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The REDO Initiative by the WELLMADE Supply Studio is an original attempt to take on the fast furniture dilemma, beginning in our factory located in Rizal. REDO is an aspiration brought forward by a commitment to enhance lives and communities through the preservation of local craftsmanship and traditions and the evolution of deadstock through innovative and sustainable practices.


The two pillars of this project are sustainability and collaboration.

Because our mission is to empower local makers and artisans, we vow to create a marriage of  tradition and innovation in every WELLMADE piece. Over the past 3 months, we collaborated with 7 Filipino designers — Kevin Pineda of MA+KE lab, Chini Lichangco, Andre Chan, Anna Leah Hernandez, Summer de Guia, CABNOV and Brian Ver — to see art and design come to life through rescued furniture.


We rummaged through piles of old furniture and excess materials in our factory to create 20 new, extravagant pieces.


An old table was transformed into a unique bench. Unfinished chairs became memorable art pieces. REDO is all about finding newfound functionality in home pieces.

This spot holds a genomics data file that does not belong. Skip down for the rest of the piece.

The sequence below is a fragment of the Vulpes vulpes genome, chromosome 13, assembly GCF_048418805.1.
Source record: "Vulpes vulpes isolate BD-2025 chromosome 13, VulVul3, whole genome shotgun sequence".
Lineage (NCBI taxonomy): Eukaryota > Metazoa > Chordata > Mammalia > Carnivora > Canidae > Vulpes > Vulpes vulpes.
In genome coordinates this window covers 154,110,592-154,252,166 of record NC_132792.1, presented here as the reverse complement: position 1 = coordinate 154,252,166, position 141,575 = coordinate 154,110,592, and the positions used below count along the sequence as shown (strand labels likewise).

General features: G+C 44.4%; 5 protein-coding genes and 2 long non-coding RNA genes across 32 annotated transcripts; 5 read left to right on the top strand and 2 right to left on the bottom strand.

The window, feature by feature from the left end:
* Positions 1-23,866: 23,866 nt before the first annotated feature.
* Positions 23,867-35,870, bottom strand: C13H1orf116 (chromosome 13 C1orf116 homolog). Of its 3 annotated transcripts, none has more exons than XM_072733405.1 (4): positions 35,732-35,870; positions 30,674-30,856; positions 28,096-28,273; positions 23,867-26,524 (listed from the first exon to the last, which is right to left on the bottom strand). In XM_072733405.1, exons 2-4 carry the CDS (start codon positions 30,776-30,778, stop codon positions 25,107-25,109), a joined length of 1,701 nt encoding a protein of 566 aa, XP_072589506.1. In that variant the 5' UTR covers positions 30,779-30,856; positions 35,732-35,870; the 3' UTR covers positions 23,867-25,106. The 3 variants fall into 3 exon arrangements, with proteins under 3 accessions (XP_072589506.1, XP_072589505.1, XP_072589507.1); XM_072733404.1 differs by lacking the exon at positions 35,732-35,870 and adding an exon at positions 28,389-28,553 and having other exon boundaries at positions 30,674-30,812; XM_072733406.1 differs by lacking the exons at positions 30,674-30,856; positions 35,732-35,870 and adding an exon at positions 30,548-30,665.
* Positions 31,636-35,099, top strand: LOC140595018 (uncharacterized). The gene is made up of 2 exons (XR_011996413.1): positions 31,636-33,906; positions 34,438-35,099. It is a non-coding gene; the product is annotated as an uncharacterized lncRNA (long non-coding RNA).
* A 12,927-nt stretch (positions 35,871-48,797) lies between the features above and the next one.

What can you REDO?

View the DEAD STOCK EVOLUTION collection:

REDO your own piece:

On Sustainability

Excesses are a natural, inevitable occurrence in productions across industries, be it furniture, food, fashion, et cetera. Scraps occur in cooking; trimmings in fashion, off-cuts in furniture. When enacting research & development (R&D) for any goods, excesses show up as “leftovers”, but they can also be the attempts or learning curves that lead to the final product.


When we sit on the chairs we have at home, do we think about where they came from; how they came to be, or perhaps the raw goods they derived from? It’s likely that most people don’t consider these aspects of production because they simply aren’t aware of it.

We define excesses in production as “dead stock”. Dead stock definitely still has hope for use – as by definition, they are only the negatives of materials in usable conditions. Dead stock typically has the ripeness to be transformed into new, functional and appreciated items.

On Collaboration

As participants in a manufacturing and supply chain, we aspire to show up as responsibly as we can, and offer aspiring designers the opportunity to create responsibly as well. Collaboration or “co-creation” comes into play in this initiative because this cannot be successful if enacted alone - it requires collective understanding through supply chain education.

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